Performing the Measurements 

Measuring is straightforward: place the watch on the combined stand/microphone and the machine will start measuring. For a few seconds the timegrapher only listens, calculating the initial readings from the noise of the escapement. Opening the watch is not necessary since the timegrapher is able to hear the internals if the watch through the case. It is best to avoid a lot of background noise while using the timegrapher otherwise it may not be able to differentiate between watch and background. A cloth draped over the watch almost always attenuates the background noise enough to get a good reading. Once the beat rate of the movement has been calculated, the machine starts sampling properly. 

Gimme the Numbers

The top line of the time grapher provides the numerical data. The timegrapher provides readings in numerical form as shown below, and also in a graphic, acoustical trace that often gives a better idea of the movement’s health. After all, as they say, a picture paints a thousand words.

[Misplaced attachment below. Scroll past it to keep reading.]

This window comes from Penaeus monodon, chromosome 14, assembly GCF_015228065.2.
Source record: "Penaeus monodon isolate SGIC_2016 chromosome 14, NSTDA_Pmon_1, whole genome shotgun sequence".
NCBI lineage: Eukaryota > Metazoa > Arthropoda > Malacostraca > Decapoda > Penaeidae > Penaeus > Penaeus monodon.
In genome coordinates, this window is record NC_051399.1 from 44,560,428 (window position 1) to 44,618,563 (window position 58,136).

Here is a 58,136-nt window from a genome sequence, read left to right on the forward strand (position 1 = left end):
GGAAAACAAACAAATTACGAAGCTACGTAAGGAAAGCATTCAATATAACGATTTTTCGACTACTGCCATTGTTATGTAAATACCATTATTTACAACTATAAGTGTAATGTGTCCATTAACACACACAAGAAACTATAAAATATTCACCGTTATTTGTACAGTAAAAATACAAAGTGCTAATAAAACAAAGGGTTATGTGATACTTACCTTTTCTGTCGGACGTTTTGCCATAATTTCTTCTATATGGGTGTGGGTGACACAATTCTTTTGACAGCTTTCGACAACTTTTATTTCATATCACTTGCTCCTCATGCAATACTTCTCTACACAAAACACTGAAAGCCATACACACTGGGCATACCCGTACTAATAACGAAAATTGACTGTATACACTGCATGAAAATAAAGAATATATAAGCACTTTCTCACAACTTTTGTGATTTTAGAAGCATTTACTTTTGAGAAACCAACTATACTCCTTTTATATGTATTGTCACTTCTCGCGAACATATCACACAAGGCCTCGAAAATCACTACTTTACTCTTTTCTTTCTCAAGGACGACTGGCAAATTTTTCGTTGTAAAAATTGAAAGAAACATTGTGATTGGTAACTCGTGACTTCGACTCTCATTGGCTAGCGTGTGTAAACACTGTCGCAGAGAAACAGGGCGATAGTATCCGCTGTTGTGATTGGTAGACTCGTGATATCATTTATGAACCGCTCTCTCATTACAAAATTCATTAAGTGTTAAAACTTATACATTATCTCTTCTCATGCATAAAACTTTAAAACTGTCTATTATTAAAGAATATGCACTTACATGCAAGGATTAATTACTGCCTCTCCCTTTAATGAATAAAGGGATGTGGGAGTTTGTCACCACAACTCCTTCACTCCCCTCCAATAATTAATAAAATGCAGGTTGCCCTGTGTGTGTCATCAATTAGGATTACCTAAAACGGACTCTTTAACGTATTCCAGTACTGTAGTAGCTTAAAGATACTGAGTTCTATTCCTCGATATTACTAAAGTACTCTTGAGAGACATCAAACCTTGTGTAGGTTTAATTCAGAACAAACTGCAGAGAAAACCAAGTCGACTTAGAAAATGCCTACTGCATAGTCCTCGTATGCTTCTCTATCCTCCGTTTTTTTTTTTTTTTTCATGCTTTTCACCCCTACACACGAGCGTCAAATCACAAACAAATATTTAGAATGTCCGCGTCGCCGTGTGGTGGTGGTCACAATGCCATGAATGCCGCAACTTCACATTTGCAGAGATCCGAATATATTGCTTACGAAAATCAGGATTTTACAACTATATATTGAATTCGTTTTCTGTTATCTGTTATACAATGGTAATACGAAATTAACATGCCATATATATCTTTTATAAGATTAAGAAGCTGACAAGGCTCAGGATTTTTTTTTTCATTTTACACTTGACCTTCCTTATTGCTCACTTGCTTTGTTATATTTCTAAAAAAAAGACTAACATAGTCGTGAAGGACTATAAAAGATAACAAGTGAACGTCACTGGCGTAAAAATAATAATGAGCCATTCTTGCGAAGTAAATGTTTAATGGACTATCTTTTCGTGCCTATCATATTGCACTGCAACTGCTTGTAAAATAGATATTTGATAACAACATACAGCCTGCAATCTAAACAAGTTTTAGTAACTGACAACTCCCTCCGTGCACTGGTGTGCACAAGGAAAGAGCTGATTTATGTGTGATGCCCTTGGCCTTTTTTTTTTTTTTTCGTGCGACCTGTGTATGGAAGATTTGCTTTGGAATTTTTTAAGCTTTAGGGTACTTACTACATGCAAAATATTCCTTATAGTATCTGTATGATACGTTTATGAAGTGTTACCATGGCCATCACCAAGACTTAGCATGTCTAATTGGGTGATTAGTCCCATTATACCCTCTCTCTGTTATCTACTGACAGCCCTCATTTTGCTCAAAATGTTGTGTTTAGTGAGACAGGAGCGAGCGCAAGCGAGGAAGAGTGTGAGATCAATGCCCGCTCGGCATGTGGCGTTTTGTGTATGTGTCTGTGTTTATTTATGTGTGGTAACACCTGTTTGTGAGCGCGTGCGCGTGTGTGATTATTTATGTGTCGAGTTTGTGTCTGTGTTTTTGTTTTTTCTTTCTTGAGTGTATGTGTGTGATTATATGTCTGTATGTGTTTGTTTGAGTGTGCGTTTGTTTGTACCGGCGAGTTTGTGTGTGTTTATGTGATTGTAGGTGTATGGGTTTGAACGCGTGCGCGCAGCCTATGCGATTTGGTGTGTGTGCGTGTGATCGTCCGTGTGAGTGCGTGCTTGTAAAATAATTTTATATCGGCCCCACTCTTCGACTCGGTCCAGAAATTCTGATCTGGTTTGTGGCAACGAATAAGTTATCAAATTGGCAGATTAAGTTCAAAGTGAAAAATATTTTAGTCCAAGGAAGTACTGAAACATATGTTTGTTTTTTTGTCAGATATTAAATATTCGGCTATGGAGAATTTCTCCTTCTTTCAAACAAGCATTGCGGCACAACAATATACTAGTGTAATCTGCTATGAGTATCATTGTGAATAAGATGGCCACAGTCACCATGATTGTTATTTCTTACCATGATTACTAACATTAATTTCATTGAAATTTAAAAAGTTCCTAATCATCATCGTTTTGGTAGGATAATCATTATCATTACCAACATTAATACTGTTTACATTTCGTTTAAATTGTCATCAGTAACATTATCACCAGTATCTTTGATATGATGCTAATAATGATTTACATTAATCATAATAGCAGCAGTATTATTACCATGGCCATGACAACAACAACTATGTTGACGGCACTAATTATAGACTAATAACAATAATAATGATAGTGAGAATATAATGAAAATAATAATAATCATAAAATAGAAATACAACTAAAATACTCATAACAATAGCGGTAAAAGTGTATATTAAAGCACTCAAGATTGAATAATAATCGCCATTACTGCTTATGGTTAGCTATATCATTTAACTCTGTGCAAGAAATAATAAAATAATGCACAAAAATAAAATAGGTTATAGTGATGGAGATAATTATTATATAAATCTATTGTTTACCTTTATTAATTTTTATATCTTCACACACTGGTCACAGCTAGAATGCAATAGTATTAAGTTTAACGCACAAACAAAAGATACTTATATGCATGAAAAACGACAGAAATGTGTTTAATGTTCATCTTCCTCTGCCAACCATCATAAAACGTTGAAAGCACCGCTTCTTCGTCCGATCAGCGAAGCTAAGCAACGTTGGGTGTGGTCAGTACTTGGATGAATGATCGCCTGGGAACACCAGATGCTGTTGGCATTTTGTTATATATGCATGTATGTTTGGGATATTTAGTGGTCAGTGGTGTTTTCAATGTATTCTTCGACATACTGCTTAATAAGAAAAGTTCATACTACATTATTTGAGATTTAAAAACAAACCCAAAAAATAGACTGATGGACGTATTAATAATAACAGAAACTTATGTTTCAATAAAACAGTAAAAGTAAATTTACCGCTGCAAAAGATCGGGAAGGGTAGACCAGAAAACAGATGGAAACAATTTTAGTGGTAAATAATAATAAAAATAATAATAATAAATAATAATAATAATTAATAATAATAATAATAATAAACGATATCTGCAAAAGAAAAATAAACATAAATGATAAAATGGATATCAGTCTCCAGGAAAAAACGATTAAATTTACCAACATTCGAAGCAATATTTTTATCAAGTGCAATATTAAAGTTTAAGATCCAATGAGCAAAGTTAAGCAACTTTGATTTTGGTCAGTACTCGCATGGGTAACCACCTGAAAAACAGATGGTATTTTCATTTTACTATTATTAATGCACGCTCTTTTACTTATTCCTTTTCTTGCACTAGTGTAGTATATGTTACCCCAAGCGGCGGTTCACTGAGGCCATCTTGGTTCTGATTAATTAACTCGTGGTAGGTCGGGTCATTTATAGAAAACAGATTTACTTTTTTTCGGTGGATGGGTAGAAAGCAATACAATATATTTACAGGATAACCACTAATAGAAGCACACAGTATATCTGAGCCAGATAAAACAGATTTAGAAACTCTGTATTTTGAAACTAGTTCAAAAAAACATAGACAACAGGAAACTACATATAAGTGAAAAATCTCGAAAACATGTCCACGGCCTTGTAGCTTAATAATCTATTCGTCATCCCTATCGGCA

From left to right, the first number is the current rate error expressed in seconds per day. The figure of +1s/d above indicates that the watch is currently running slightly fast and is expected to gain 1 second in the next 24 hours. Alternatively, a figure of -30s would indicate that a watch is running slow and will likely lose 30 seconds in the next 24 hours. A well-regulated watch should be within a few seconds a day and watchmakers typically set a watch to gain time when in error rather than lose it. An unregulated watch may be out by many seconds per day, while a watch that needs service or restoration may be out by many minutes per day, if it can even run that long.

Some positional variation is normal even on a well-regulated watch, especially a vintage watches that can have loosened up a little after many years of use. Positional variation means that the rate error will change depending on whether the watch is dial up, dial down or in a vertical orientation. Consequently, a watch that is regulated to multiple positions means that the rate error has been measured and minimized in some of these different positions. A good watchmaker should ask if you wear your watch on the right or left wrist since that will affect how they regulate your watch in the different positions. For example, a watch with the crown at 3, when worn on the left wrist will, on average, spend a significant period of time crown-down but almost no time crown-up.